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Mander Organs
Colin Harvey

Organ Accompaniment

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While listening to the rather stomach churning recordings at Kampen and Boswald on the Baroque organ tone thread, I came across this:

 

http://uk.youtube.com/watch?v=gI9G-yLx2wQ&NR=1

 

This impressed me even less than the very unpleasent playing at Kampen for a number of reasons.

 

Firstly, the organist's tempo is all over the place - there is no sense of moving forward with an underlying pulse - sometimes he tries to drag the congregation forward by playing slightly ahead of the beat but it's quite funny to notice how the congregation wins in the end.

 

Secondly, the congregation and organist are very much doing their own thing and the 2 activities don't really sound related at all. The organist is blasting away on all his Cavaille-Coll inspired reeds for all he's worth and yet it bears no relation to the chorale at all...

 

... which brings me onto the third point. Is it really necessary to play at that level of volume all the time? Yes, it's a big congregation and yes, it's Psalm 150 but to play on full Grande Orgue and Pedale anches all the time strikes me as ... insensitive, unmusical and immature. And the touch is not especially good. It sounds like the organist is too over-excited to be in control of what he is doing. This is a sign of immaturity or inexperience to me - after a while, the excitement of playing a really loud and exciting organ like this wears out and you're left with just playing the music...

 

I felt this accompaniment was at the expense of the singing - it draws attention away from the singing and the chorale to the unholy racket going on at the west end, when its function should be to accompany and lead. Not show-off.

 

Are there any other points people would make about this example? More to the point, do people have examples of good accompaniment they'd like to post or point at - either congregational or choral. It would be good to have examples from other cultures too, so we're not just sticking to Anglican Choral accompaniment and hymns.

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The recording is so bad that I do not venture to judge the balance between the the noise from the organ and the congregation's singing. But the rest of your comments are spot on.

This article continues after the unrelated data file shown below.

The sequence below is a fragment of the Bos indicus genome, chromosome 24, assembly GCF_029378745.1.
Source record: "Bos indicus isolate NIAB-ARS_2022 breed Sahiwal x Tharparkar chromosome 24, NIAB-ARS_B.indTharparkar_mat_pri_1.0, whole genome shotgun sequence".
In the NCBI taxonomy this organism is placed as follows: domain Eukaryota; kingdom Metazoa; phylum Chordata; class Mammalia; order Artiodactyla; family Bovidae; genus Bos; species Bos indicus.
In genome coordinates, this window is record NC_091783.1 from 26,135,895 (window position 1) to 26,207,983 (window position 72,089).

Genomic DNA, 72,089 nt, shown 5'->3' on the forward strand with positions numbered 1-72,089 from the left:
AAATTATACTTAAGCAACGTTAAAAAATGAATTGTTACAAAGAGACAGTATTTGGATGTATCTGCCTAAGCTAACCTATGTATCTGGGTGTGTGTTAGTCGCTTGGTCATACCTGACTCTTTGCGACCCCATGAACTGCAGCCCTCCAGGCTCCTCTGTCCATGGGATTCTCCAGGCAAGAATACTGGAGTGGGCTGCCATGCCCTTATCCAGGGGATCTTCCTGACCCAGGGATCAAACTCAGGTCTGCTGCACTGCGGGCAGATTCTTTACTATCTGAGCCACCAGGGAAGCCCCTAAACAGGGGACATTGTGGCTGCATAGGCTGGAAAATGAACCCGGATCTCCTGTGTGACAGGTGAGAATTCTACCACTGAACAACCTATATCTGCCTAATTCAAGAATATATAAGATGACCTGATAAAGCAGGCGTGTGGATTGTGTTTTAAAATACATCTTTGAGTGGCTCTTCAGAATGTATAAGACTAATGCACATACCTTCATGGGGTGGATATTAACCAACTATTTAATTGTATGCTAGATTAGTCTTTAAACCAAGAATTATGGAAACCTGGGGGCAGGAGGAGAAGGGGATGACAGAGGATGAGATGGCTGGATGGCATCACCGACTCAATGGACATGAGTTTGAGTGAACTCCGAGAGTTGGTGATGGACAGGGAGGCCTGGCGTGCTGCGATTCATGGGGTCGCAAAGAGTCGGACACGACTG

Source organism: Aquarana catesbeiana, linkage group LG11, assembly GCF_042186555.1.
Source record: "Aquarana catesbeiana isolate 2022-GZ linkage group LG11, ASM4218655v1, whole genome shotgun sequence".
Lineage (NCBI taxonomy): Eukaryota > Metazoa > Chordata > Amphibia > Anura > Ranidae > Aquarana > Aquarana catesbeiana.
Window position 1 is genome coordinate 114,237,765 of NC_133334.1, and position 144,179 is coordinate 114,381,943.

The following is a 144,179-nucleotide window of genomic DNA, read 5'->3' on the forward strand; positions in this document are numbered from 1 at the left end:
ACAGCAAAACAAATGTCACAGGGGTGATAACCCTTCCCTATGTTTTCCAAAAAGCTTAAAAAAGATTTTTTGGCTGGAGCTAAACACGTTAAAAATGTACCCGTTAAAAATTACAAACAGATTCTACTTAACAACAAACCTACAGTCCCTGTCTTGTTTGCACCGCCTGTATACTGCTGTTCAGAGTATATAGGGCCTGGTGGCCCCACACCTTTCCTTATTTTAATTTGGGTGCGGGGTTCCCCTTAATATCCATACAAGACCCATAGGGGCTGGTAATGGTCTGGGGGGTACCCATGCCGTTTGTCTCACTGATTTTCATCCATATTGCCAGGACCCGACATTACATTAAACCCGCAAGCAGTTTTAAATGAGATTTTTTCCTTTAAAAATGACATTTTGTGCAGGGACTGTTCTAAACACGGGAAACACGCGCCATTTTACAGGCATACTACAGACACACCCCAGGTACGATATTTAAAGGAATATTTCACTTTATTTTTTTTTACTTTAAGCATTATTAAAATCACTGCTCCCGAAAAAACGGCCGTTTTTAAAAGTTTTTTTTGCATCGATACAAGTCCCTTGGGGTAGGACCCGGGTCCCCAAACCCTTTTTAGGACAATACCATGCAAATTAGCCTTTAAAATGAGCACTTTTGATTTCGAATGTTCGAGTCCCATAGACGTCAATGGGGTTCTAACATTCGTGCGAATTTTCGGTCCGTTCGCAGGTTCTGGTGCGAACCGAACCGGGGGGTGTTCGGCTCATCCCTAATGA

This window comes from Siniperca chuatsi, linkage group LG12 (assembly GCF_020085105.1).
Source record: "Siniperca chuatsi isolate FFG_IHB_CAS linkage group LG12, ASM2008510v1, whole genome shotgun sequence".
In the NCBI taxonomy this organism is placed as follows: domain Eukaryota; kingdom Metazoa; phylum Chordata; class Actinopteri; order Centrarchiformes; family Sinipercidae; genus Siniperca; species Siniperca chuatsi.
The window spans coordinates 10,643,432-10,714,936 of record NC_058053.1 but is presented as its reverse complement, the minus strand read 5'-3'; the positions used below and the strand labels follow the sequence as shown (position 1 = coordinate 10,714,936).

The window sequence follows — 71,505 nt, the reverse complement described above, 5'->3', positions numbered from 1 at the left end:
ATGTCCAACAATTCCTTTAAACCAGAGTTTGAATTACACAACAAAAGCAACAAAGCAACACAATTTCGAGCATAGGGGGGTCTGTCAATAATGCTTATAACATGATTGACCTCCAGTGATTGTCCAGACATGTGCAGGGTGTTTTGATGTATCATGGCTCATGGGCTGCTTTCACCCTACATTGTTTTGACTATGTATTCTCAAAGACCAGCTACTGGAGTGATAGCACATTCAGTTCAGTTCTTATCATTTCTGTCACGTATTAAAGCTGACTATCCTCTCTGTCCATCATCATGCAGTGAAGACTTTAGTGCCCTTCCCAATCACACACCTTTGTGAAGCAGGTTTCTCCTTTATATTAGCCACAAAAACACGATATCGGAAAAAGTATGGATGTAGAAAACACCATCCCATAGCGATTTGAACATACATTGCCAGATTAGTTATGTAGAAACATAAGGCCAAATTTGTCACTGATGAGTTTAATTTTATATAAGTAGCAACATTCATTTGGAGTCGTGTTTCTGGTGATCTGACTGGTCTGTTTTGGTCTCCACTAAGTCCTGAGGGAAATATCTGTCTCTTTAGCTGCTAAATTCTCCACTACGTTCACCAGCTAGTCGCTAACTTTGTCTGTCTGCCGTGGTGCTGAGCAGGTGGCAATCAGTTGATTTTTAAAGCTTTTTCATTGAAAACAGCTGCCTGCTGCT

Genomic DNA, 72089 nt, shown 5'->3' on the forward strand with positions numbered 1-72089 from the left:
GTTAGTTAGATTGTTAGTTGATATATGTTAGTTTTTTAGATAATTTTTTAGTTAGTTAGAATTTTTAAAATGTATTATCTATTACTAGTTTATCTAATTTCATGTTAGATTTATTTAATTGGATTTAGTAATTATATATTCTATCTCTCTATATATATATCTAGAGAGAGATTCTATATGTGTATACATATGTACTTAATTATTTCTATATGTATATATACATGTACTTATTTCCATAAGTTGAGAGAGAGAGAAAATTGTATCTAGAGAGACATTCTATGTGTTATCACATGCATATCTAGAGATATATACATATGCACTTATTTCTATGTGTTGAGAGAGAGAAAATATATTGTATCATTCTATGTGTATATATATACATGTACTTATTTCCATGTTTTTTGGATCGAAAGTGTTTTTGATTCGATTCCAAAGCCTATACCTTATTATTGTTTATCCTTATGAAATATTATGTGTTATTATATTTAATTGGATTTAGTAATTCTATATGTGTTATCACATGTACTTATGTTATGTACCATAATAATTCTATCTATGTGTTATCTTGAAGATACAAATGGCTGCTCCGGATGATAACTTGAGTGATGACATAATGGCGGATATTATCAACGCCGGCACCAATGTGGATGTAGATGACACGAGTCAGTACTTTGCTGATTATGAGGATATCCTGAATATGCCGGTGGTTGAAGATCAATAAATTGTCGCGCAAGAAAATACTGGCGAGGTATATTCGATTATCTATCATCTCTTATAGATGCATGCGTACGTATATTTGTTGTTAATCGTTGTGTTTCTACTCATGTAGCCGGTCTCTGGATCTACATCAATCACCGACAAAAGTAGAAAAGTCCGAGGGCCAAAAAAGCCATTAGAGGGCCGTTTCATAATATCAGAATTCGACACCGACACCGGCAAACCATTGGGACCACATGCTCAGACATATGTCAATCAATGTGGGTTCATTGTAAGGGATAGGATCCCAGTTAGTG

Paul

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Mind you, this kind of crap is broadcast quite frequently on Dutch TV (and radio) and you'll find it also in a lot of the Dutch protestant churches.

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Guest Cynic
you should listen to what we have to put up with on Songs of Praise!

 

Or The Daily Service!

 

I'm still trying to work out which language the Daily Service Singers sing in. Who else has had the curious experience of listening in, only to fail to recognise something which turns out to be pretty familiar after a couple of minutes of concentration!

 

Sometimes they manage recognizeable English, but most often settle for a very curious variant upon it in which the letter i is always pronouced ee.

Characteristic phrases resulting from this treatment...

'no eel shall come...' (in Come Holy Ghost by Attwood)

and 'Leaving Lord' ...a modified version of Sidney Carter's well-known hymn.

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Guest Echo Gamba
and 'Leaving Lord' ...a modified version of Sidney Carter's well-known hymn.

 

Or even Patrick Appleford,! :o

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not all congregational singing in the Netherlands is that bad as the examples given here.

 

go here for example: http://www.ncrv.nl/ncrv?nav=ytynKsHtGATmKnJihGxhG

scroll down to 28 september 2008 and listen to psalm 91 (click "SPEEL AF) (beginning at 8.20)

 

admitted: this singing is with a conductor, but I've been singing like this (excluded the multiple voice bits) a lot of the time in my own congregation without a conductor.

 

Or listen to the first bit of 5 oktober 2008. Or even better the first bit of 12 oktober 2008!

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[edited blank] There must be a way to remove a post, but I haven't worked it out yet! A comment about Cynic upsetting the apple cart seemed less funny, when read three posts down, sorry... I'll get my coat :unsure:

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Or The Daily Service!